We’ve reached out to all clients and asked for their support in managing people’s hours. The starting point is the basis that no one deliberately wants to make people work harder than they must. There’s basic goodwill, but there are two sides—the thinking that an agency can’t ever say no to a brief, and the fact that clients are faced with their own deadlines. So it comes down to looking at our process and their process and working out how we can mutually change things.
Is it a case of ‘lights off at 10pm’?
No, we’re not doing that. We track carefully every person’s hours so we know when they leave the office daily, weekly and monthly. We have a whole system of reports and feedback loops, which will ensure we’re on top of it. The issue is distinguishing between what are tokens or arbitrary numbers and what is fundamentally getting to the root of the issue. That takes a lot because you are challenging very fundamental cultural codes…It becomes a bigger task than saying “lights off at 10”, which is frankly meaningless.
Everyone is talking about the need for ‘transformation’, but the reality is that agencies are still reluctant to hire nontraditional people. What are you doing to address this?
The other week we invited 41 recruiters into the agency. We talked to them for a morning about the type of people we want to see. The thrust was that we are not really interested in what’s gone before. If we want to do what we want to do we can’t expect to do it by looking at the same people from the same universities with the same degrees. We are interested in interesting people first because if you find someone who has the positive attributes you’re looking for then you can find the spot for them…This year we have 21 new graduates joining. It’s the most we’ve hired for decades. People ask why and I say because they’re young and they’re going to keep us driven.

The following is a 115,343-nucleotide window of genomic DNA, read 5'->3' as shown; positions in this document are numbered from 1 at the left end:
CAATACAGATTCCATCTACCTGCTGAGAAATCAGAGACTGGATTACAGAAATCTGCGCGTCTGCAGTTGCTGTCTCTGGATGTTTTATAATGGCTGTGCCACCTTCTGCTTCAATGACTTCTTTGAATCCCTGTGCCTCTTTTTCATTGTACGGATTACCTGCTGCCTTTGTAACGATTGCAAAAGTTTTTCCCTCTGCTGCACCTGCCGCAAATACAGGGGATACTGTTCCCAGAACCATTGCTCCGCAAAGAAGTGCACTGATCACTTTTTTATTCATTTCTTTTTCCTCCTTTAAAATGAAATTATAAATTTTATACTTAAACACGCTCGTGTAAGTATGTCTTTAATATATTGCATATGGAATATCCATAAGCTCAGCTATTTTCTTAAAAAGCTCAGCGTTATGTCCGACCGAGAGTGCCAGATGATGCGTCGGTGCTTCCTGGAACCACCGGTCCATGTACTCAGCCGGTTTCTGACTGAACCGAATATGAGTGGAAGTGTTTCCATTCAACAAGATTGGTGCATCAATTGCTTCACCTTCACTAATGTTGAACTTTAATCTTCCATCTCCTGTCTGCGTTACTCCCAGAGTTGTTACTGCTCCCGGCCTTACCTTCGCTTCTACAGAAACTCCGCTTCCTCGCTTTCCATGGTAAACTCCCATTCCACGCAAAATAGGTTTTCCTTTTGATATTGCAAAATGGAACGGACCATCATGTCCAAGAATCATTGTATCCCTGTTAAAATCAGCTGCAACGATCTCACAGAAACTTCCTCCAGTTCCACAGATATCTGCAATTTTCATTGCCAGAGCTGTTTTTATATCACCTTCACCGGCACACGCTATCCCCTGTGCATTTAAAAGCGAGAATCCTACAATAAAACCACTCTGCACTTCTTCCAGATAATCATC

What about giving opportunities to senior talent?
We have no issue against hiring people midway through their careers, but the notion of bringing in outsiders at any level is fundamental. But like anything, you can talk about a vision but until it’s tangible it doesn’t mean anything.
In a recent interview, a creative director at McCann said her male seniors discouraged her from speaking out about women’s issues because it would make her look like a feminist. What is your perspective on this?
This is what we’re being very forceful about. There are certain cultural codes that we see as wrong and as a result we see too few women at the management table and too few working mothers. I am being extremely forceful in terms of positive discrimination. Diversification is not just a ‘nice to have’. We will increase the number of women in management and the number of women who choose to have children. I want people coming here because they think it’s the best place to have a family. But there’s another thing. You think the pressure is all on mothers with children, but it’s equal with fathers and aged parents. Flexi-time is not just about kids. So it’s going to become a much bigger theme and I ‘d like to leave a legacy in this space of making a difference to how people live their lives within the working environment in Japan. I think that would be a noble goal.
Comments have been edited and condensed for clarity and length.